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Anil Kumar Sastry
A trainee takes home around Rs. 6,000 a month
A regular employee is paid Rs. 10,000 a month
BANGALORE: Every other Bangalore Metropolitan Transport Corporation (BMTC) driver or conductor you meet is a trainee and it appears to be by design. Despite going through the rigorous and computerised driving skill test, a qualified driver has to undergo two years of training. In every other respect, the trainees perform the duties of regular crew.
Thanks to a “novel” scheme introduced by the Karnataka State Road Transport Corporation (KSRTC) in 1995, more than half of the crew (6,400 out of 12,000) that operates over 4,000 BMTC buses is under training. Of the 35,000 drivers and conductors in the four State transport undertakings who operate 15,000 buses, over 16,000 are trainees.
Unlike in other government departments where a recruit would be placed on probation for two years after recruitment, the corporations place recruits on training for two years and thereafter on probation for another two years. They end up saving not less than Rs. 8 crore a month or close to Rs. 100 crore a year, adding to their profit margin.
A trainee driver is paid Rs. 2,600 a month in the first year and Rs. 3,000 a month in the second year of training while a trainee driver-cum-conductor and a conductor would be paid Rs. 2,500 and Rs. 2,900 respectively during the relevant period. Apart from these, they would be paid a “batta” of Rs. 19 a day on working days and double payment for overtime duty.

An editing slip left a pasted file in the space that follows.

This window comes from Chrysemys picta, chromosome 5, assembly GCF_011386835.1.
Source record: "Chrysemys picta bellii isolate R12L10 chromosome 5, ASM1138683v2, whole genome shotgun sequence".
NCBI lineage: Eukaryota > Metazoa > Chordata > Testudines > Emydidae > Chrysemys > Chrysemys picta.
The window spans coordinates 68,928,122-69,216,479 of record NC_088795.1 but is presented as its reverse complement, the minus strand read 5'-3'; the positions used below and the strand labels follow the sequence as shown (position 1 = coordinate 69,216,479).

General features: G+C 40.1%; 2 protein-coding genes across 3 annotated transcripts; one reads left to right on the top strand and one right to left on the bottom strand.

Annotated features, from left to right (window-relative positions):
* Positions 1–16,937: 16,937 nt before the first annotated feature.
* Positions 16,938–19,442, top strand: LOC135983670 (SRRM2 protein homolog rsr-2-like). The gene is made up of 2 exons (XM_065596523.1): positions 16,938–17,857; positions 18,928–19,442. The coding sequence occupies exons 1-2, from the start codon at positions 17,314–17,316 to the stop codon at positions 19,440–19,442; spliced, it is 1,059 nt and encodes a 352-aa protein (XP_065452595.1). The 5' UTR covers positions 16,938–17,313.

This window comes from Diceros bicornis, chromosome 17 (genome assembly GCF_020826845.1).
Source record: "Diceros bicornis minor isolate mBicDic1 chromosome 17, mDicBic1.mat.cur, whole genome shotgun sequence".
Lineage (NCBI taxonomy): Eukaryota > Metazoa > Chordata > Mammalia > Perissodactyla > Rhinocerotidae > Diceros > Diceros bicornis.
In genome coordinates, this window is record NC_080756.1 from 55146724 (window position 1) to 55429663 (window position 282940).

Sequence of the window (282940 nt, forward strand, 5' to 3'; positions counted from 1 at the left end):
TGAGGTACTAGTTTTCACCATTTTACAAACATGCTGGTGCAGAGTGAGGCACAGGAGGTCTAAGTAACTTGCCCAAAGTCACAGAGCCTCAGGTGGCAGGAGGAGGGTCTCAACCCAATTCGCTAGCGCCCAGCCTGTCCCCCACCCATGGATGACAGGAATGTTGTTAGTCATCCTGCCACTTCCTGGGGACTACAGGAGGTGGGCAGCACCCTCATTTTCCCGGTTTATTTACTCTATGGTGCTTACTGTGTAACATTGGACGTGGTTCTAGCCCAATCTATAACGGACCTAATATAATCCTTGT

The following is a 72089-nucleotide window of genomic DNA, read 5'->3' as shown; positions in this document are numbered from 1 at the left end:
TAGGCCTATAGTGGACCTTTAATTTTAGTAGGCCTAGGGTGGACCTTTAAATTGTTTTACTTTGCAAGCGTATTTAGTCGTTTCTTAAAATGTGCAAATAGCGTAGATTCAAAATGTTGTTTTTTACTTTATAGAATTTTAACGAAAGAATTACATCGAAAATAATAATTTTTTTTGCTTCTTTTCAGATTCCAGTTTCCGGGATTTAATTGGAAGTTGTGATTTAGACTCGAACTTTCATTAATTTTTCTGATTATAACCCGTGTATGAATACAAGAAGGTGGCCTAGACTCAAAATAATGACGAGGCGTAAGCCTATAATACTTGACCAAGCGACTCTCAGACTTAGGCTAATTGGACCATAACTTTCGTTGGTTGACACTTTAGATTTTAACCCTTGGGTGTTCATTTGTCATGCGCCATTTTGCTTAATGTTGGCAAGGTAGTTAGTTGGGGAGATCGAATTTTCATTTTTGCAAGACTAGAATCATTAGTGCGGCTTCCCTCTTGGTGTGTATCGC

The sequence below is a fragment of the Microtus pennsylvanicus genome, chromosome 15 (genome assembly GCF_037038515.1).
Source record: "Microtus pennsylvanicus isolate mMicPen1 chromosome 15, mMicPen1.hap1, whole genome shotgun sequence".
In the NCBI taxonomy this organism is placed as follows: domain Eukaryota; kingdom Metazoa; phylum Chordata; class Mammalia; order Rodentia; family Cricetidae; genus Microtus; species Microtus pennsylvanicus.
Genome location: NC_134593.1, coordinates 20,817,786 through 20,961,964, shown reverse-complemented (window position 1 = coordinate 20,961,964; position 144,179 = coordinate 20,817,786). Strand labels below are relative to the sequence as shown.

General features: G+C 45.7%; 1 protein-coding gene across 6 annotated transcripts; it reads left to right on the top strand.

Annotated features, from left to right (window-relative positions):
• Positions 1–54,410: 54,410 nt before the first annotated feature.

Thus, a trainee would take home around Rs. 6,000 a month if he gets overtime payment while a regular driver/conductor takes home not less than Rs. 10,000 a month. Till 2006, the trainees were paid Rs. 2,500 a month.Pittance
A trainee driver of BMTC unwilling to be identified told The Hindu that what trainees have been getting was a pittance. “Considering the cost of living in Bangalore, what we are paid is far less. I come from a remote village i n north Karnataka where there is no other employment opportunity,” he said.
“Drivers working for call-centre cabs or trucks get over Rs. 10,000 a month. Even out of our meagre salary, we end up paying various fines for minor damage to the coach or any other frivolous reason and are at the mercy of the top brass,” he said. As a result, the driver said many trainees have been leaving the service.
The fact that of the 1,886 drivers selected in the first quarter of this year, only 1,576 reported for duty and of the 853 drivers-cum-conductors, only 686 reported for duty supports his point. Of the 12,989 crew members selected since 1995 till 2004, the training period of 1,895 members was extended beyond two years pending various disciplinary actions.Benefits
Though the trainees are paid less, the corporation has provided them various benefits, including Rs. 3 lakh life insurance, said a senior BMTC official. They are entitled to BMTC’s share towards provident fund, a pair of uniform and shoe a year, one casual leave a month, weekly off, compassionate appointment to a family member in case of death and medical treatment, the official noted.
While a government job has become a distant dream these days, the corporations, which have been recruiting the crew in large numbers, have been offering a decent livelihood, the official said.
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